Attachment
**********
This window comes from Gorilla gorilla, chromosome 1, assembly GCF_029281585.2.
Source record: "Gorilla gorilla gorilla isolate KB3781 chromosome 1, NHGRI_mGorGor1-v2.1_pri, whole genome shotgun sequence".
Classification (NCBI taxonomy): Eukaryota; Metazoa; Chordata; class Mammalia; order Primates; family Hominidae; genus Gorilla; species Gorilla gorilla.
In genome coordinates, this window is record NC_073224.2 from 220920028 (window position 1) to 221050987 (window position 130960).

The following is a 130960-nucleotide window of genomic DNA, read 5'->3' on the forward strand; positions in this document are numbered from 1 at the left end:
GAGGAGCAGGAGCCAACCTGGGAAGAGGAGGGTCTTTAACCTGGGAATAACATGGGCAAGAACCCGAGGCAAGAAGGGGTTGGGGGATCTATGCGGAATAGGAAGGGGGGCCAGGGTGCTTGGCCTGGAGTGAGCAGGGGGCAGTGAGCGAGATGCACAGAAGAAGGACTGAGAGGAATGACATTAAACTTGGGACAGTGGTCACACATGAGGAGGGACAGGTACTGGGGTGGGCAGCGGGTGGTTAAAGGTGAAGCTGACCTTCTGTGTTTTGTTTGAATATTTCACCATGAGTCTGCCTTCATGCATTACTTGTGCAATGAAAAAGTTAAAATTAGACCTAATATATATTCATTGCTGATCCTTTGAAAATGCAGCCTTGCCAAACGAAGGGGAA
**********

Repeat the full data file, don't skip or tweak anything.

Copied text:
This window comes from Gorilla gorilla, chromosome 1, assembly GCF_029281585.2.
Source record: "Gorilla gorilla gorilla isolate KB3781 chromosome 1, NHGRI_mGorGor1-v2.1_pri, whole genome shotgun sequence".
Classification (NCBI taxonomy): Eukaryota; Metazoa; Chordata; class Mammalia; order Primates; family Hominidae; genus Gorilla; species Gorilla gorilla.
In genome coordinates, this window is record NC_073224.2 from 220920028 (window position 1) to 221050987 (window position 130960).

The following is a 130960-nucleotide window of genomic DNA, read 5'->3' on the forward strand; positions in this document are numbered from 1 at the left end:
GAGGAGCAGGAGCCAACCTGGGAAGAGGAGGGTCTTTAACCTGGGAATAACATGGGCAAGAACCCGAGGCAAGAAGGGGTTGGGGGATCTATGCGGAATAGGAAGGGGGGCCAGGGTGCTTGGCCTGGAGTGAGCAGGGGGCAGTGAGCGAGATGCACAGAAGAAGGACTGAGAGGAATGACATTAAACTTGGGACAGTGGTCACACATGAGGAGGGACAGGTACTGGGGTGGGCAGCGGGTGGTTAAAGGTGAAGCTGACCTTCTGTGTTTTGTTTGAATATTTCACCATGAGTCTGCCTTCATGCATTACTTGTGCAATGAAAAAGTTAAAATTAGACCTAATATATATTCATTGCTGATCCTTTGAAAATGCAGCCTTGCCAAACGAAGGGGAA